Saturday

26th Sep 2020

German 'role model' prize withdrawn from Putin

  • The nomination of the former KGB officer (c) angered human rights activists (Photo: premier.gov.ru)

Organisers of a German award for "role models for enlightenment, dedication and public good" on Saturday (16 July) decided to revoke the prize from Russian Prime Minister Vladimir Putin, after a whirlwind of criticism from rights groups and European luminaries.

Citing "massive criticism in the media and the political world", the organisation Werkstatt Deutschland said it had to revoke its decision to grant Putin the Quadriga Award.

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No awards will be given in 2011 and the panel said they would "see how it continues next year".

The Quadriga, named after the statue on top of Berlin's Brandenberg Gate, is awarded annually on the anniversary of German re-unification and is "dedicated to all those whose courage tears down walls and whose commitment builds bridges."

The decision to award the former KGB officer, renowned for his strong-handed politics and scant regard for human rights, was initially nominated for progress he had achieved in improving bilateral relations with Berlin.

But even board members of the organisation were not comfortable with the move. German Green leader Cem Ozdemir quit the organisation's board, noting that the Russian leader "does not belong to the ranks" of democracy fighters.

Last year's winner, Danish artist Olafur Eliasson, immediately returned his award and former Czech President Vaclav Havel, also a Quadriga-prize winner, threatened to do the same.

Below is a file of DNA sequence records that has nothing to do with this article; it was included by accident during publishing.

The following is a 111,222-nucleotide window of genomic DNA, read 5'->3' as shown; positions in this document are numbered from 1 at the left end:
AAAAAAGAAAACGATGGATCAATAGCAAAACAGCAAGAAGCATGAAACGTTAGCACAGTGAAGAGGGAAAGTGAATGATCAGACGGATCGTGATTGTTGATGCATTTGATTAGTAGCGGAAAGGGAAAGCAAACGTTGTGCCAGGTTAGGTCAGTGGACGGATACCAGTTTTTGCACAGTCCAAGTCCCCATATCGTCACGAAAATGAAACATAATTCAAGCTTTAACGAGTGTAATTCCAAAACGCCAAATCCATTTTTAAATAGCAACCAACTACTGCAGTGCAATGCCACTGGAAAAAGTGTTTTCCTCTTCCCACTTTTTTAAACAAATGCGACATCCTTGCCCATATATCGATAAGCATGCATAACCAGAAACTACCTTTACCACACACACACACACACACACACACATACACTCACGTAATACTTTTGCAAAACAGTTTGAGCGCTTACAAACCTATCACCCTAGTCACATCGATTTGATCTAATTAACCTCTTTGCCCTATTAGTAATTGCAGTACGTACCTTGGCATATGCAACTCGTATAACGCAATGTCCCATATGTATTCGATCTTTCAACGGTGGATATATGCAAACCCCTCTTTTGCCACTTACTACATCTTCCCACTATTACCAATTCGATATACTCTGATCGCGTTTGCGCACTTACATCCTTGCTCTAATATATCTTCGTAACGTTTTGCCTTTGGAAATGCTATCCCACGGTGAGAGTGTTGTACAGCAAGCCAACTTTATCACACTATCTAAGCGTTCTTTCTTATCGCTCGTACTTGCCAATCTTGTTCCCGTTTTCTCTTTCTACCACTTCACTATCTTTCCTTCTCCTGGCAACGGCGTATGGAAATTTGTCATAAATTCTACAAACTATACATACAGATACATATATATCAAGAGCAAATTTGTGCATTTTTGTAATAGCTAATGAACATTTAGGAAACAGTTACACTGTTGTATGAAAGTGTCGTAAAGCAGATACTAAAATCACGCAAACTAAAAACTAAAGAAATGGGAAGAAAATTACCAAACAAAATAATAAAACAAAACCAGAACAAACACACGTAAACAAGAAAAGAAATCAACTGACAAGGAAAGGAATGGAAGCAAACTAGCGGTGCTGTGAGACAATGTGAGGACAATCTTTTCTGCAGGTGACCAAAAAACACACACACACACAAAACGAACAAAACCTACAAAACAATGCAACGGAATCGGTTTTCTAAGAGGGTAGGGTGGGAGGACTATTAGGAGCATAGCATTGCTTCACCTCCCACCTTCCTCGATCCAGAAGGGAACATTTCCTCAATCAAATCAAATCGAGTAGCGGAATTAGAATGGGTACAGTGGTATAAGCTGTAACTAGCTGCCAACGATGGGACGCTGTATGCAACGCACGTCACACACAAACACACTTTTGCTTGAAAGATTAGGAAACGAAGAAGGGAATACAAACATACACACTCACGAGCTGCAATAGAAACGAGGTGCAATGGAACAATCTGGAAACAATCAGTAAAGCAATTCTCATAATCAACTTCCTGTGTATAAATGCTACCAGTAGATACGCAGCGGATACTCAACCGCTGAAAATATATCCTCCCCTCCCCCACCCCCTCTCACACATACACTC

"During his tenure as head of state and prime minister, Putin has dismantled democracy, restricted freedom, undermined the rule of law and given Russia corruption," German human rights commissioner Markus Loening told Der Spiegel magazine.

He said it would have been "downright cynical" for Putin to be put in the same group with pro-democracy fighters like Havel.

Following the announcement on Saturday, a spokeswoman for the very ill Havel said he thought the panel were "very wise" to reconsider their choice.

The award should be given to people "who devoted their lives to protection of human rights and freedoms and promoting democracy," she said, naming Chinese dissident Liu Xiaobo, Russian rights campaigner Sergei Kovalov and Russian journalist Anna Politkovskaya, who was shot dead in 2006.

A spokesman for Putin said that the row over the prize "had nothing to do with German-Russian relations" and that Russia respected any decision taken with regard to the award.

The cancellation comes ahead of two days of German-Russian talks starting in Hanover on Monday and which will include a meeting between chancellor Angela Merkel and Russian President Dmitry Medvedev. Putin, with whom Merkel has a cooler relationship, is not scheduled to attend.

Meanwhile, in Russia, pro-Putin activists have gone onto social media to promote the "chic man" who is likely to run for presidential elections in March 2012 and return to the job he had done for eight years, before passing the baton to Medvedev.

In one ad posted on YouTube, a contest for young women to rip off their t-shirts and show their breasts in support of their dear leader is offering an IPad2 as award.

"Young, smart and beautiful girls have united in the Putin Army," the young woman says. "An army that will tear [their shirts] for him."

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